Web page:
Around 17 new cases of coronavirus infection were reported in the Chinese city of Wuhan on Sunday, January 18. Till now, the virus has infected 62 people in China and three overseas.

Two people have lost their lives to the virus. The recent outbreak comes ahead of China's Lunar New Year holiday when hundreds of millions of people are expected to travel domestically and abroad.

Cases: Domestic and international

Bacteria
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The disease outbreak first occurred in December, last year, in the Chinese city of Wuhan, the epicentre of the viral outbreak.

Among those 17 cases, three were described as 'severe', two patients are too critical to be moved, authorities said, AFP reported. Age of those infected ranges from 30 to 79 years old. According to authorities, out of the 62 affected, eight are in 'severe' condition, 19 have been cured and hence discharged, while the remaining are being treated.

Till, now two people in Wuhan have lost their lives, which includes a 61-year-old man who lost his life on January 9 and a 69-year-old man who died on January 15. Three overseas infections have been reported, two in Thailand and one in Japan. All the three affected are either from Wuhan or had recently travelled to Wuhan.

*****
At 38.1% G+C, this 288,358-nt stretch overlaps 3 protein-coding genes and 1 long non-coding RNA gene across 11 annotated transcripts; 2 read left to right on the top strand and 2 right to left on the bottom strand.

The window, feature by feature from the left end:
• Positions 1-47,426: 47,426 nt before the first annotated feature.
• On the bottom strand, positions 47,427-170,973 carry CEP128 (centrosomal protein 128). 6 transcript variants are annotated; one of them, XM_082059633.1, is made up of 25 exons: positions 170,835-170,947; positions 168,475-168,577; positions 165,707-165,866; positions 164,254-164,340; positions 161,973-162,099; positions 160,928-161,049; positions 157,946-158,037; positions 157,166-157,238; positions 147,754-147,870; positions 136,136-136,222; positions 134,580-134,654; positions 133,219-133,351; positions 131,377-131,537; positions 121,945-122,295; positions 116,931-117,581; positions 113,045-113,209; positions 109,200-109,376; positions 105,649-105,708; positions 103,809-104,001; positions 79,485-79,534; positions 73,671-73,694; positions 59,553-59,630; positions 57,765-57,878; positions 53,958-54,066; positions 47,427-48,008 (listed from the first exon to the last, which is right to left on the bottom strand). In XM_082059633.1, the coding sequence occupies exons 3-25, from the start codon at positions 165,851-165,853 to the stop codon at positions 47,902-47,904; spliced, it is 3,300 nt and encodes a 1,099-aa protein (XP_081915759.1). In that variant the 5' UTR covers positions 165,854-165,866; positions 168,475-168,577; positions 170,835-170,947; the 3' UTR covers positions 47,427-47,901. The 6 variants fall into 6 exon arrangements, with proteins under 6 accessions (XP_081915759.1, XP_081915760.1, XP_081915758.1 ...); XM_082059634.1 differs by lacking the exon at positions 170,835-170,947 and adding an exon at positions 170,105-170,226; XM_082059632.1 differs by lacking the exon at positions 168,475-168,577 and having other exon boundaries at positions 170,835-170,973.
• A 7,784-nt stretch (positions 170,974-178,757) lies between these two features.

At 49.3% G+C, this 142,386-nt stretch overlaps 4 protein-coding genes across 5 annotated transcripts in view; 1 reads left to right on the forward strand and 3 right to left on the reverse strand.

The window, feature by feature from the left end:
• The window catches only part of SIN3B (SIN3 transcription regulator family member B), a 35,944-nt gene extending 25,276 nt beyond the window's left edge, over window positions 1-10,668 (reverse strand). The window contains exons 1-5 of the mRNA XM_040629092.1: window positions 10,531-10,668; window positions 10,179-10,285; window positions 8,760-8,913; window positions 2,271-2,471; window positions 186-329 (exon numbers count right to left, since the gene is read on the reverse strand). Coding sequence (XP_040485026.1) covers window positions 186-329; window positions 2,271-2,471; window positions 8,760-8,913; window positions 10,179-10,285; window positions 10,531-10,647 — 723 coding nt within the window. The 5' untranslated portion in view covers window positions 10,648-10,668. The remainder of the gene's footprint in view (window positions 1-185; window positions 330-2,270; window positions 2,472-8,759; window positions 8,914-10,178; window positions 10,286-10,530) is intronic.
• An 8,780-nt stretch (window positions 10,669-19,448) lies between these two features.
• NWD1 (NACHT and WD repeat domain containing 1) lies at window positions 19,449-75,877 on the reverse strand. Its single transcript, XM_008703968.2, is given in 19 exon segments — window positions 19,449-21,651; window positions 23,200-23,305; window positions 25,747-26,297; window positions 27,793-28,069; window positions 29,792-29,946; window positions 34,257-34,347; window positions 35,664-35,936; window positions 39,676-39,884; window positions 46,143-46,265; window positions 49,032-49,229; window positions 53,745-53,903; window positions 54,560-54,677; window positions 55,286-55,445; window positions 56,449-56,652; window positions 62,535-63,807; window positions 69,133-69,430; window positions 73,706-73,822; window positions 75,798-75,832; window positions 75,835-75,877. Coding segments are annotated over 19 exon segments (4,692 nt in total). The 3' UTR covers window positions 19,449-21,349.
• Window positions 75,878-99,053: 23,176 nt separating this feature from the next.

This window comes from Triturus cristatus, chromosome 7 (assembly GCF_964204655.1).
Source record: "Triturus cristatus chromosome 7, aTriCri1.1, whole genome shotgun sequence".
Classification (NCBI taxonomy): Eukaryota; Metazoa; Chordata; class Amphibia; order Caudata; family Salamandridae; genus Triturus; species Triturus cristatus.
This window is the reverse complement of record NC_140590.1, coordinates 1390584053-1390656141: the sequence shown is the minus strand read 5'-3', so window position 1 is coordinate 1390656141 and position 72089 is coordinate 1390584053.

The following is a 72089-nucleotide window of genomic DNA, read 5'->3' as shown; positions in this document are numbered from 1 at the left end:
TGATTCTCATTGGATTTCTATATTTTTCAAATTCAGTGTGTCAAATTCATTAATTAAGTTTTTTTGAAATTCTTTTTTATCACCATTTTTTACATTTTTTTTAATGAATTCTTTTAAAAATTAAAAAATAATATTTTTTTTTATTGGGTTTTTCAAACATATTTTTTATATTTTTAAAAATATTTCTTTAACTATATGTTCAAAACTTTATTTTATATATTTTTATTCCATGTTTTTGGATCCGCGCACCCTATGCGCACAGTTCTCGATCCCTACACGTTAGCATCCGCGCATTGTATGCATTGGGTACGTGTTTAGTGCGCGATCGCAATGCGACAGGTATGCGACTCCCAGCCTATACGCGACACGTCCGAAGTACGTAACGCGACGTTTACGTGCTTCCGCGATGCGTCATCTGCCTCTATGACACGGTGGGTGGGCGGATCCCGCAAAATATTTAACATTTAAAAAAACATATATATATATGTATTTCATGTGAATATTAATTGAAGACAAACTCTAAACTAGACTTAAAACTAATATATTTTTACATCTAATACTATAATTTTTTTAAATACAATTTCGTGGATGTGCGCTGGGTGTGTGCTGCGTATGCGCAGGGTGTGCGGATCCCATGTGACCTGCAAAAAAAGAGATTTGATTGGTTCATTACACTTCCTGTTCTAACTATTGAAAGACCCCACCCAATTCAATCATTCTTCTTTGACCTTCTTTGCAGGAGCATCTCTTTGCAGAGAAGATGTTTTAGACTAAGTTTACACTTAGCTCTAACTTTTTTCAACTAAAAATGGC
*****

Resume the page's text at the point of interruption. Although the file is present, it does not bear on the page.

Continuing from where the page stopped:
Though China's official number of those affected stands at 62, according to scientists at the MRC Centre for Global Infectious Disease Analysis at Imperial College of London, have stated that the official numbers are understated. The actual number of patients affected is close to 1,700.

What is coronavirus?

Coronaviruses are a large family of viruses that can cause illness, ranging from the common cold to SARS (Severe Acute Respiratory Syndrome). Little information is available about the virus's strain reported in Wuhan, but it is from the same family as the deadly SARS pathogen, that infected about 8,000 people in over 37 countries and claimed about 80 lives.

The recent outbreak in Wuhan is linked to the city's seafood market. Human-to-human transmission hasn't been confirmed by the authorities. But cases of those who haven't visited the market have shown that virus' 'human-to-human' transmission cannot be ruled out.